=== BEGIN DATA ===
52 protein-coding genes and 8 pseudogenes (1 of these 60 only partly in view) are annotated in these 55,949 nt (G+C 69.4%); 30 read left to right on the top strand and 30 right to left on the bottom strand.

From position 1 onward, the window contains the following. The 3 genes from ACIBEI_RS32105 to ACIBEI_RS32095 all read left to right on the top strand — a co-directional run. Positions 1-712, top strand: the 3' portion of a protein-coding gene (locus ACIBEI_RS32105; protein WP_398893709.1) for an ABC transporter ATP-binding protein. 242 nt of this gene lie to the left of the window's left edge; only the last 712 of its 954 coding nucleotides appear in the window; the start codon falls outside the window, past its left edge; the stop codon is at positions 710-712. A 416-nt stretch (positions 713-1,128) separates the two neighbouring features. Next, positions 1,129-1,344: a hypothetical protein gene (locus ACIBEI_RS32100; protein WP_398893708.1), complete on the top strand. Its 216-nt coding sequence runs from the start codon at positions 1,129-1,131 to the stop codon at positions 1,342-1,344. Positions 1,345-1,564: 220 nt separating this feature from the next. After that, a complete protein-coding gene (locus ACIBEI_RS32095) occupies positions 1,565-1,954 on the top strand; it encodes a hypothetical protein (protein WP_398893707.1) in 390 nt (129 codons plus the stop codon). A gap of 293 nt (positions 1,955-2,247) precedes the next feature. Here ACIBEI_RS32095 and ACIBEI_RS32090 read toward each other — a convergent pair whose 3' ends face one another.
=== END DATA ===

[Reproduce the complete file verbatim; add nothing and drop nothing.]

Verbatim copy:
52 protein-coding genes and 8 pseudogenes (1 of these 60 only partly in view) are annotated in these 55,949 nt (G+C 69.4%); 30 read left to right on the top strand and 30 right to left on the bottom strand.

From position 1 onward, the window contains the following. The 3 genes from ACIBEI_RS32105 to ACIBEI_RS32095 all read left to right on the top strand — a co-directional run. Positions 1-712, top strand: the 3' portion of a protein-coding gene (locus ACIBEI_RS32105; protein WP_398893709.1) for an ABC transporter ATP-binding protein. 242 nt of this gene lie to the left of the window's left edge; only the last 712 of its 954 coding nucleotides appear in the window; the start codon falls outside the window, past its left edge; the stop codon is at positions 710-712. A 416-nt stretch (positions 713-1,128) separates the two neighbouring features. Next, positions 1,129-1,344: a hypothetical protein gene (locus ACIBEI_RS32100; protein WP_398893708.1), complete on the top strand. Its 216-nt coding sequence runs from the start codon at positions 1,129-1,131 to the stop codon at positions 1,342-1,344. Positions 1,345-1,564: 220 nt separating this feature from the next. After that, a complete protein-coding gene (locus ACIBEI_RS32095) occupies positions 1,565-1,954 on the top strand; it encodes a hypothetical protein (protein WP_398893707.1) in 390 nt (129 codons plus the stop codon). A gap of 293 nt (positions 1,955-2,247) precedes the next feature. Here ACIBEI_RS32095 and ACIBEI_RS32090 read toward each other — a convergent pair whose 3' ends face one another.